To acquire wisdom, one must observe

Brandeis’ time machine: Goldfarb World War I poster art exhibit

If you had the chance to go back in time, wouldn’t you go? Brandeis may not have a time machine, but the Goldfarb Library’s current display of World War I poster art delivers a similar effect. If you find yourself looking for a study break as finals approach, take a trip down to Goldfarb 2 and check out “Patriotism & Propaganda: Poster Art in WWI America,” which  features several posters from the World War I American home front as well as a few pieces from World War II. The posters take you back in time to the war effort in the early 20th century. Each poster features a unique slogan calling for support of the war effort back home or abroad.

The main poster features four faces: a soldier, a sailor, a grieving woman and Lady Liberty donned in the American flag. These four faces give a complete summary of what the home front experienced as World War I was being fought in Europe. The sailor and soldier represent none other than the men who were drafted to serve America and leave their families and lives behind to fight. The most striking thing about these two characters is their facial expressions. They appear to be proud and happy to serve their country. The grieving woman represents all of the women back in America who have a husband, fiance, brother, significant other or anyone else they know serving overseas. Her facial expression is a powerful statement that really makes you take a step back and reflect on what it means to be in a war. The pain behind her eyes serves as a moving reminder that war can literally tear families apart and that people go and do not return. Lady Liberty makes a forceful statement about supporting the war effort.

One of my favorite posters from the exhibit is a white poster of a woman in a work uniform with the slogans “For every fighter, a woman worker,” and “Care for her through the YWCA.” This poster stood out to me because most of the posters in the exhibit document life abroad from the soldiers’ perspectives. In addition, I like that this poster called specifically on women to join in the war effort. For the time period, women were not supposed to have jobs outside of domestic work, so this poster was very radical. Additionally, rather than your typical early-20th-century “pin-up girl,” a working woman in effeminate clothing is pictured. Like Rosie the Riveter, she serves to empower women and inspire them to find jobs in factories to join the war effort. She sends the message to the rest of American society that women are strong and can make a difference in the war effort too.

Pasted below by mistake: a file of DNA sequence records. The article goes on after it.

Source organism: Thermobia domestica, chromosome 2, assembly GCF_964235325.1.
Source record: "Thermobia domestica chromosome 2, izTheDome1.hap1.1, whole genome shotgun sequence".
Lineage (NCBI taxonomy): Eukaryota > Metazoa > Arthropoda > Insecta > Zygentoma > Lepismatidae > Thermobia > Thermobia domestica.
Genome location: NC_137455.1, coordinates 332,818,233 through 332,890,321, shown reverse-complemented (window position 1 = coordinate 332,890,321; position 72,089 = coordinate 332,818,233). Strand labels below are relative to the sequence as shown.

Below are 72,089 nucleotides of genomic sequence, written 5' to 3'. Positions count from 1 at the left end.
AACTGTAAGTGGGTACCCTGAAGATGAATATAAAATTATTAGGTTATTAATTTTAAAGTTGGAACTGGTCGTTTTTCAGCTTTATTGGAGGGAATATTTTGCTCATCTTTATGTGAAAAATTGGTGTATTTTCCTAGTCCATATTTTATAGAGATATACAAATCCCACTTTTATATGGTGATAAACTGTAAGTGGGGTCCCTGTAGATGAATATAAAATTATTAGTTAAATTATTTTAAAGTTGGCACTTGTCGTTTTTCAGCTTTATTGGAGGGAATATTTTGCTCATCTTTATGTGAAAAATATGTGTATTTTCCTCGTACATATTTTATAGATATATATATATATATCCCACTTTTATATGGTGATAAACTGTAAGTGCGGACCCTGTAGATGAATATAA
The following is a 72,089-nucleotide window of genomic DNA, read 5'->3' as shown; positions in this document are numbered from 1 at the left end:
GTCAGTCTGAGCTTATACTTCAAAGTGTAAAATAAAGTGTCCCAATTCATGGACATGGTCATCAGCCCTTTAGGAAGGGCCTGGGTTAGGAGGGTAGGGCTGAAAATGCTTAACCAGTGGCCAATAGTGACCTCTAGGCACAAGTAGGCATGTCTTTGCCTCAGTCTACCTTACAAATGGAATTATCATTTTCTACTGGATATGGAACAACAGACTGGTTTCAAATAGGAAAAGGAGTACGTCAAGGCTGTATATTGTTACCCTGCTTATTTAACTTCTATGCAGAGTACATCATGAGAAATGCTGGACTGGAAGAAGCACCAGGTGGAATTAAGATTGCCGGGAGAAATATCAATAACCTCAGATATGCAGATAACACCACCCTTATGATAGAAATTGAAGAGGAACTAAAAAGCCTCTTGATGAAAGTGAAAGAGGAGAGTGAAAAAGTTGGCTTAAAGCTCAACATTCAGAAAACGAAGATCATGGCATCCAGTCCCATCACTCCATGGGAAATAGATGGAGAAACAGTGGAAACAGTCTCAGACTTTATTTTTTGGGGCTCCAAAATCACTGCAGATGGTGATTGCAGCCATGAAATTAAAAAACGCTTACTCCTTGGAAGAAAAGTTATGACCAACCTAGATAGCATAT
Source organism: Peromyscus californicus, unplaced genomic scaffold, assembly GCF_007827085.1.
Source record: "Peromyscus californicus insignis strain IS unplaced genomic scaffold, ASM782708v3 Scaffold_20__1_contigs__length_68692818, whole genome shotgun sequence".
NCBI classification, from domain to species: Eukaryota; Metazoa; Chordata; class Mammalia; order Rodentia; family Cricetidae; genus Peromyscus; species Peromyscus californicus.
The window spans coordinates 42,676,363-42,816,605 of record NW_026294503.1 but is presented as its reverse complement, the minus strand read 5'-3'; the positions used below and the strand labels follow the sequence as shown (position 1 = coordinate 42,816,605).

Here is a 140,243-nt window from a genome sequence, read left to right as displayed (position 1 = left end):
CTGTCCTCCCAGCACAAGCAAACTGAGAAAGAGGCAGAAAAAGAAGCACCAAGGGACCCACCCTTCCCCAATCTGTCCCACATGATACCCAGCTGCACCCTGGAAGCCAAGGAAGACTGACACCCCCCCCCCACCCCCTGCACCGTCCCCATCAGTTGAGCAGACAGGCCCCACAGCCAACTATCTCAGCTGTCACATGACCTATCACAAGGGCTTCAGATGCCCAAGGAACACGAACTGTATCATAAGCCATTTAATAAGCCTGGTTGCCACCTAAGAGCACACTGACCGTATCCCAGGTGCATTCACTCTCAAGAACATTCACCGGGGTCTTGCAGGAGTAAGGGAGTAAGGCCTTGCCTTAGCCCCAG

In addition to the poster encouraging women to join the workforce to help the war effort and to compensate for men being gone in the factories, another stand-out poster for me was the small poster on the back wall of a few ships and the slogan “INVEST IN THE VICTORY LIBERTY LOAN.” This stood out to me because I wasn’t actually sure what the slogan meant. However, in the top right there is a little bit of explanation offered with another slogan, “They keep the sea lanes open.” (After a little bit of researching, I found that victory liberty loans are funds that the public could purchase in order to fund the war effort). This propaganda poster serves to call on the public to purchase Victory Liberty Loans to help fund the war effort.

This exhibit offers a wide range of World War I propaganda posters that advertise for various war causes, from men to join the army to purchasing victory liberty loans. I love this exhibit because of the artwork and the subtle, underlying messages within some of the posters. So take a study break and go back in time to World War I America.


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